verb (used with object), rec·og·nized, rec·og·niz·ing.
Origin of recognize
Examples from the Web for unrecognizable
His partly burned and partly decomposing face is unrecognizable as anyone who was ever alive and breathing.
The City in the 70s would be unrecognizable to denizens of the gentrified metropolis of today.‘When the Garden Was Eden’: Why New York City Needs the Knicks Now More Than Ever|Robert Silverman|April 19, 2014|DAILY BEAST
Fitting that his shining moment was as an unrecognizable shadow behind a screen.Billboard Music Awards 2013 Best Moments: Taylor Swift & More (VIDEO)|Kevin Fallon|May 20, 2013|DAILY BEAST
Only on vacation can you become a strange, unrecognizable version of yourself.One First-Timer’s Adventures in Culebra and Puerto Rico|Kara Cutruzzula|March 14, 2013|DAILY BEAST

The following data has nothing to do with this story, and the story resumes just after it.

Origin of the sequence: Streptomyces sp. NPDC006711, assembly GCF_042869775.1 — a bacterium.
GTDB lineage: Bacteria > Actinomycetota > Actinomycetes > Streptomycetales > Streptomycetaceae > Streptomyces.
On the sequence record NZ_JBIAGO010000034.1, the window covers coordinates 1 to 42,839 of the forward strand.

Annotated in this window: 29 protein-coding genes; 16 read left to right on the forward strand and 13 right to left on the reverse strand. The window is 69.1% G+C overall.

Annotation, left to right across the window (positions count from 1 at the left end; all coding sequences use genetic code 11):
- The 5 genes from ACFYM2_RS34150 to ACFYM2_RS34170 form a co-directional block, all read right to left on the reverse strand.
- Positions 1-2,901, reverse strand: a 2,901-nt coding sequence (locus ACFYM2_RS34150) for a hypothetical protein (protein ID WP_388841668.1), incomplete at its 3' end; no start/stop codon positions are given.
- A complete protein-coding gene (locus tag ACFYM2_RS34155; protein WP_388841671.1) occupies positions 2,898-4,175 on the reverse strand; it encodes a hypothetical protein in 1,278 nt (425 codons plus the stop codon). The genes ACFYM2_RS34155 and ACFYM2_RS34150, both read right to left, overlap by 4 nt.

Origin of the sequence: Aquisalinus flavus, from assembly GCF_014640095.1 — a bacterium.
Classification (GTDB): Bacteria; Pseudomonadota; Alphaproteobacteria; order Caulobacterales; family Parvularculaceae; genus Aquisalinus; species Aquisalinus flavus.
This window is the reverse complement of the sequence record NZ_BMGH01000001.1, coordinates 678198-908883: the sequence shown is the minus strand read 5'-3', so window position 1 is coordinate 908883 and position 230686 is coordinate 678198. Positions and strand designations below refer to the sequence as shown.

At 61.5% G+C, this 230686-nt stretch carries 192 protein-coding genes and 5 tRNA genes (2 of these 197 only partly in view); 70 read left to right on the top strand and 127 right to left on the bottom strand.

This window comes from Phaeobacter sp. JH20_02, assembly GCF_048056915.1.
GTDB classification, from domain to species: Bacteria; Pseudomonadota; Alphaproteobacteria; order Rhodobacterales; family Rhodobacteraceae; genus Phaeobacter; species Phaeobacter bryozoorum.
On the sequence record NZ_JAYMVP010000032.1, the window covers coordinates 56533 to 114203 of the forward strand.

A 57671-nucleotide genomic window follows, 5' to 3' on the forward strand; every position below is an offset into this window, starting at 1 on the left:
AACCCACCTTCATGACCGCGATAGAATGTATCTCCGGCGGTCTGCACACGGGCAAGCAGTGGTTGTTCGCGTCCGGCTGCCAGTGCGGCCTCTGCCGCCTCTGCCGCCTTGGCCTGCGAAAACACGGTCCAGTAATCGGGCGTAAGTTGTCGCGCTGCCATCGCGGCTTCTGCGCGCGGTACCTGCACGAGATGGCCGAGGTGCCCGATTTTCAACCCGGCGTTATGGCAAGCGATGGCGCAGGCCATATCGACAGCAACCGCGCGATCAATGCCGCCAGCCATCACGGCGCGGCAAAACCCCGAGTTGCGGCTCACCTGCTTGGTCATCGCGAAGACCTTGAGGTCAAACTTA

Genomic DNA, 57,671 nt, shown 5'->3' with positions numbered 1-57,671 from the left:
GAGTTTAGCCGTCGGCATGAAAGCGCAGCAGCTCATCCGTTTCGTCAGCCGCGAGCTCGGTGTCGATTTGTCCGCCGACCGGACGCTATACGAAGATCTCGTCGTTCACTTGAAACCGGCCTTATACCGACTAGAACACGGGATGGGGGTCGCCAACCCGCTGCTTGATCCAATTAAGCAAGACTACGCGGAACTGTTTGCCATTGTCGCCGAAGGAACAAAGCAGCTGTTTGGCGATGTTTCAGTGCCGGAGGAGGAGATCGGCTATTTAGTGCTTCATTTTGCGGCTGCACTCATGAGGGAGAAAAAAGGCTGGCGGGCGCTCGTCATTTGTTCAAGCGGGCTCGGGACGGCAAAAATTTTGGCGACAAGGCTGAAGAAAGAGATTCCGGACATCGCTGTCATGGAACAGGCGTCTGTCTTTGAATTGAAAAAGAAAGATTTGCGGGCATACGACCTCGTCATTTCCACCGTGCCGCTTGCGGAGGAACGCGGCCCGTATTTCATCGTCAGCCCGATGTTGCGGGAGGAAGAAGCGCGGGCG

The former actress is unrecognizable in a new photo posted on her Twitter account.
There was nothing for it but to break up the horde piece by piece and lose the compromising gems in unrecognizable fragments.Out of the Ashes|Ethel Watts Mumford
He was attired with an elegance that must have rendered him unrecognizable by his very looking glass.Bohemians of the Latin Quarter|Henry Murger
They show all stages of degeneration, and are often unrecognizable.A Manual of Clinical Diagnosis|James Campbell Todd
"Some poetry, sir," came the crackling, unrecognizable sound of his voice.The Prussian Officer|D. H. Lawrence
Don Miguel appeared; thanks to Flying Eagle, he was unrecognizable.The Indian Scout|Gustave Aimard